This plate is round in shape with a lip around its perimeter and is mounted on a pole, which gives it freedom of rotation about its centre. Extending from the plate is a spout approximately 0.25m in length. Water from the plate will flow out through this and is directed into a particular division of the valve trough.
The plate is rotated by the motion of the sixth, ninth, and twelfth doors. Rope is attached between these doors and a plug in the valve trough.
The trough consists of an upper and lower deck, and the upper deck is further divided into three separate compartments (Fig. 5). The upper deck is to contain the water obtained from the plate, and the three compartments correspond to the sixth, ninth, and twelfth hour doors respectively.
A plug prevents flow into the common lower deck, which earlier mentioned was connected to the figures at the back of the doors. So in the first trough, the plug would be attached to the sixth door figure, the second to the ninth, and the third to the twelfth. When these doors are released or opened, they drop the figure, and due to the lead weight attached to these figures, will pull the plug away and release the water into the lower compartment, which is common to all the other troughs.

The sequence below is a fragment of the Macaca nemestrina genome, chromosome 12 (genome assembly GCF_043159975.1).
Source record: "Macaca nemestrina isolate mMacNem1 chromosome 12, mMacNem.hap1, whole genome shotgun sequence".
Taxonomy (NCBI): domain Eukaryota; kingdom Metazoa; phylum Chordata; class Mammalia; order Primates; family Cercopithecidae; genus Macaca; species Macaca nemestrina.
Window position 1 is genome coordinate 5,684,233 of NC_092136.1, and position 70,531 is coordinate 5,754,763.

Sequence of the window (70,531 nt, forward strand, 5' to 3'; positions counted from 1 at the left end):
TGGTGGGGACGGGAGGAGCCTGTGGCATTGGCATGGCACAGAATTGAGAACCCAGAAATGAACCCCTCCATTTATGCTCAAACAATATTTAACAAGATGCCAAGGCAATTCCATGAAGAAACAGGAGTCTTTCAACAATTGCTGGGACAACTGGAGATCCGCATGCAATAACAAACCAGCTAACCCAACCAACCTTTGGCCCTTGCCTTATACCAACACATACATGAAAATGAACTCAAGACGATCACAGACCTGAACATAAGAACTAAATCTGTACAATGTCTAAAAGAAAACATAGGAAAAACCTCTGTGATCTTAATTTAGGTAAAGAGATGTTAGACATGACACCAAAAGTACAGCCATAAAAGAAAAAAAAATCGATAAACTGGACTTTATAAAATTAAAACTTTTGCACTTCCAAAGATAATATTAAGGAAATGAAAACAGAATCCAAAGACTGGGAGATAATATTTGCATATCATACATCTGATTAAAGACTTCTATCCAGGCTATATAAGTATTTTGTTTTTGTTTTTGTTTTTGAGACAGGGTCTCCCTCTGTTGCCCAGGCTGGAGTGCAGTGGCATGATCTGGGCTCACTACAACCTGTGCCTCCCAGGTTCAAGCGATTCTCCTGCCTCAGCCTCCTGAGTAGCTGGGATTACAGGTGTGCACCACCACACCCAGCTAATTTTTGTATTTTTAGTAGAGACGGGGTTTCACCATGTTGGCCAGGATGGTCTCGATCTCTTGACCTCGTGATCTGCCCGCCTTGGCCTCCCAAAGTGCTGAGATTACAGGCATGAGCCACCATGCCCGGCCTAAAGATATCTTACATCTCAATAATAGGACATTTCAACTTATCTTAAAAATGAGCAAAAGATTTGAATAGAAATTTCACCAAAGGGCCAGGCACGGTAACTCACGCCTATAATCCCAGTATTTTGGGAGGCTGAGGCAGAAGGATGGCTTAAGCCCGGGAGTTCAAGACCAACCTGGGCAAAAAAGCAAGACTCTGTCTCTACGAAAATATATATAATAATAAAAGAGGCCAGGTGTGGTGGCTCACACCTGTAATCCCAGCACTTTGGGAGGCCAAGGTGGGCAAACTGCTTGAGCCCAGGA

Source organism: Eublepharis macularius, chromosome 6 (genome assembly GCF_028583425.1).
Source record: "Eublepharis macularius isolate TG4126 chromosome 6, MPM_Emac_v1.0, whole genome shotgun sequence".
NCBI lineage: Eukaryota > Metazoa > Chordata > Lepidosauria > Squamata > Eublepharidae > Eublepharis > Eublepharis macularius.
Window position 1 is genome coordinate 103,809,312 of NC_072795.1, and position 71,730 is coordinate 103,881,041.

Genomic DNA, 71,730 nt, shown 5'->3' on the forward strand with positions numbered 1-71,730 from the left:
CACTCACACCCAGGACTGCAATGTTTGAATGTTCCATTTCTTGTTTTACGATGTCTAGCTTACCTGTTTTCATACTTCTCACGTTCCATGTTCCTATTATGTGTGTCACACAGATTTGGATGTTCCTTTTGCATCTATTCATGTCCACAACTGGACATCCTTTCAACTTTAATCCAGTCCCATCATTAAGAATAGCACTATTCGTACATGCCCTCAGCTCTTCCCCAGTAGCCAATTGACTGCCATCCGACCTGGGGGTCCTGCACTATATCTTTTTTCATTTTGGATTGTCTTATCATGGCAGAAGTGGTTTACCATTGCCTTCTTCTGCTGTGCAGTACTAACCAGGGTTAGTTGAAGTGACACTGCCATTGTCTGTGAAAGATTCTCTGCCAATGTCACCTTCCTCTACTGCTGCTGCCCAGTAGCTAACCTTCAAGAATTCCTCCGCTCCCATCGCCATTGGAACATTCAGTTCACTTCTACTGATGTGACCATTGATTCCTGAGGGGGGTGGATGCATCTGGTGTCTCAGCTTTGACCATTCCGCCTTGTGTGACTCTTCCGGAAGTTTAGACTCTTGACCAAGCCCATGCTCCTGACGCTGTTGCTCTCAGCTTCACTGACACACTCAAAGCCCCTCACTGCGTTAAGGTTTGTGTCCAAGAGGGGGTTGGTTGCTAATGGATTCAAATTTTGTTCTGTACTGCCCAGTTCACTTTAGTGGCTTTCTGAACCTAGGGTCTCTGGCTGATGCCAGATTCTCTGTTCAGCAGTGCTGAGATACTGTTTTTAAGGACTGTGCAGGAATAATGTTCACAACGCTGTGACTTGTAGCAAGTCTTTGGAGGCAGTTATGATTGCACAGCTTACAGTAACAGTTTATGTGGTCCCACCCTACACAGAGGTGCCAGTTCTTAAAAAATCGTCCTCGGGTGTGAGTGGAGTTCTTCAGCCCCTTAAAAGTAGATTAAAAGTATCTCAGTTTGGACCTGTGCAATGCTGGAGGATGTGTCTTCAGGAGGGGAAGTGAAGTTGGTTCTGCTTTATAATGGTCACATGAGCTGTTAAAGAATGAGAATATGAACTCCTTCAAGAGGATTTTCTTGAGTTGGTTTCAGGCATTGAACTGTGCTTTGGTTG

When the plug is released, it only has restricted movement, so this will make the rope taut, and will redirect the plate to deposit its water in the next trough, i.e. the ninth hour trough and so on.
When the water is allowed to flow into the lower compartment, it will flow out of a spout and on to a small water-scoop-wheel causing it to turn.
3.4. The Waterwheel and The Five Musicians
The waterwheel is axially connected to a series of cams and provides motion to the musicians' arms (Fig. 6). It is now clear that the musicians only play on the sixth, ninth, and twelfth hours of daylight. The cams are configured in a way so that the musicians play in unison a melodic tune. The cams only provide motion to the percussionists' arms, as the two trumpeters do not move. The use of real drums has been employed to give a more authentic sound.
An over-shoot waterwheel is over a trough, and so the water is again contained. The water in the trough will flow into an air vessel that will eventually fill up. This air vessel has a siphon and also at the top is an airline that is connected to a flute. So when the vessel is filled with water, the water will start to siphon out of the vessel into a cistern. The siphoning of water occurs faster than the incoming of water, and so causes a change in pressure within the vessel. This will draw in air from the outside via a flute, and this mimics the sound of the trumpeters. This flute is placed on the wall of the clock between the two trumpeters, again to give a more authentic sound.
The cistern is the end of the power transferred by the water, and so the transmission of power from the float is now described to complete the internal motions of the clock.